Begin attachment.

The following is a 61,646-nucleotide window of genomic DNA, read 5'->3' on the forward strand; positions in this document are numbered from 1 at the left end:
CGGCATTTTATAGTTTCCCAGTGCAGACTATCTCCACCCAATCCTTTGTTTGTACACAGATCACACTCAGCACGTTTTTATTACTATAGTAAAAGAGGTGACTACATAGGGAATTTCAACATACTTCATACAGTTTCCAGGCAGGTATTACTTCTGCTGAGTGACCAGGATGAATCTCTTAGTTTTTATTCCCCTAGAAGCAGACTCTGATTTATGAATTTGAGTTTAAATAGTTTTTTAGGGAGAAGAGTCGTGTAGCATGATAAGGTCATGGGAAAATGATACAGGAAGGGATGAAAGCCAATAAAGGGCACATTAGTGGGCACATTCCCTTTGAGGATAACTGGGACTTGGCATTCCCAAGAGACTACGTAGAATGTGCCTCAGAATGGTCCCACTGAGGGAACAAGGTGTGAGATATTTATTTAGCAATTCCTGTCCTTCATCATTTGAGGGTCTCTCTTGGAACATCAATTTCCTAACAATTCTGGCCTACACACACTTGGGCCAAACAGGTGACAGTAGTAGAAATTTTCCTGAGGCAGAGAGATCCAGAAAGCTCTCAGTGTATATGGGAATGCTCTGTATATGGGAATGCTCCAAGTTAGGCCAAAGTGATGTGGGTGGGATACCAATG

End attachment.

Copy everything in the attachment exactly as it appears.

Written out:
The following is a 61,646-nucleotide window of genomic DNA, read 5'->3' on the forward strand; positions in this document are numbered from 1 at the left end:
CGGCATTTTATAGTTTCCCAGTGCAGACTATCTCCACCCAATCCTTTGTTTGTACACAGATCACACTCAGCACGTTTTTATTACTATAGTAAAAGAGGTGACTACATAGGGAATTTCAACATACTTCATACAGTTTCCAGGCAGGTATTACTTCTGCTGAGTGACCAGGATGAATCTCTTAGTTTTTATTCCCCTAGAAGCAGACTCTGATTTATGAATTTGAGTTTAAATAGTTTTTTAGGGAGAAGAGTCGTGTAGCATGATAAGGTCATGGGAAAATGATACAGGAAGGGATGAAAGCCAATAAAGGGCACATTAGTGGGCACATTCCCTTTGAGGATAACTGGGACTTGGCATTCCCAAGAGACTACGTAGAATGTGCCTCAGAATGGTCCCACTGAGGGAACAAGGTGTGAGATATTTATTTAGCAATTCCTGTCCTTCATCATTTGAGGGTCTCTCTTGGAACATCAATTTCCTAACAATTCTGGCCTACACACACTTGGGCCAAACAGGTGACAGTAGTAGAAATTTTCCTGAGGCAGAGAGATCCAGAAAGCTCTCAGTGTATATGGGAATGCTCTGTATATGGGAATGCTCCAAGTTAGGCCAAAGTGATGTGGGTGGGATACCAATG